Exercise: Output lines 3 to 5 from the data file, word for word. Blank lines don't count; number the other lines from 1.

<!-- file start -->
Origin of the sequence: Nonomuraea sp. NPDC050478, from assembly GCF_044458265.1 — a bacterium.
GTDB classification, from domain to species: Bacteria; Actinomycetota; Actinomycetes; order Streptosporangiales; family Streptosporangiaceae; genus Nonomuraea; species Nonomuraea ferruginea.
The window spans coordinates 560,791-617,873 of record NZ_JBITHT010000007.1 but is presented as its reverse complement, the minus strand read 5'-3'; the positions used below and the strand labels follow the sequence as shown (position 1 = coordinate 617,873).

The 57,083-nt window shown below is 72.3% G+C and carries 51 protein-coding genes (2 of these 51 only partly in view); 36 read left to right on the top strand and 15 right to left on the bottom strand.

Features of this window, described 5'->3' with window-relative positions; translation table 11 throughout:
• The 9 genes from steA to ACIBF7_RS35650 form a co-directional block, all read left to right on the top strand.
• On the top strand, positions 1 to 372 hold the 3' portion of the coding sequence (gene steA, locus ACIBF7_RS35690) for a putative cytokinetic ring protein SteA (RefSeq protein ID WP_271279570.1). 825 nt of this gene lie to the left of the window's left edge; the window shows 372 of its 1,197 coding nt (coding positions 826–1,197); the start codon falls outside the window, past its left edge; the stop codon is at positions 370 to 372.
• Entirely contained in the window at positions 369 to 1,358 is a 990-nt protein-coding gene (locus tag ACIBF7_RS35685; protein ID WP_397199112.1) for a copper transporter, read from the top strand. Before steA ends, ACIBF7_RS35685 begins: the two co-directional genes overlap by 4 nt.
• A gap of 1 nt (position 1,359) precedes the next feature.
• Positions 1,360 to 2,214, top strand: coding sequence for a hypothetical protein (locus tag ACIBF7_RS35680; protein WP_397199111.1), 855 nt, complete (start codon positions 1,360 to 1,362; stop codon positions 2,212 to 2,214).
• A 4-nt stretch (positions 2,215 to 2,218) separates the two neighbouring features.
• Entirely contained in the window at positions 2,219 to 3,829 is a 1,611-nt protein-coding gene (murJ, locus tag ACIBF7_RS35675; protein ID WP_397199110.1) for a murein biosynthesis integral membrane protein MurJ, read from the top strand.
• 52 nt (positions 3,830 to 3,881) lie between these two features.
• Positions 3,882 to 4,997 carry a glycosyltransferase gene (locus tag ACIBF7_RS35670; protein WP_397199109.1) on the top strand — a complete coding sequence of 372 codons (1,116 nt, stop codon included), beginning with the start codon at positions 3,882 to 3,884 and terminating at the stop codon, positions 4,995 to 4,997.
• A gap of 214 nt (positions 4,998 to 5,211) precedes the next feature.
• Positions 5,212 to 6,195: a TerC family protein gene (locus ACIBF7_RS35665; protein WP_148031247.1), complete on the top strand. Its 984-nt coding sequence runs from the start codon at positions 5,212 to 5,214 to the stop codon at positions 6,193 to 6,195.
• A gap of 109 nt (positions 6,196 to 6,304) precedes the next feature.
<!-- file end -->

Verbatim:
The window spans coordinates 560,791-617,873 of record NZ_JBITHT010000007.1 but is presented as its reverse complement, the minus strand read 5'-3'; the positions used below and the strand labels follow the sequence as shown (position 1 = coordinate 617,873).

The 57,083-nt window shown below is 72.3% G+C and carries 51 protein-coding genes (2 of these 51 only partly in view); 36 read left to right on the top strand and 15 right to left on the bottom strand.

Features of this window, described 5'->3' with window-relative positions; translation table 11 throughout: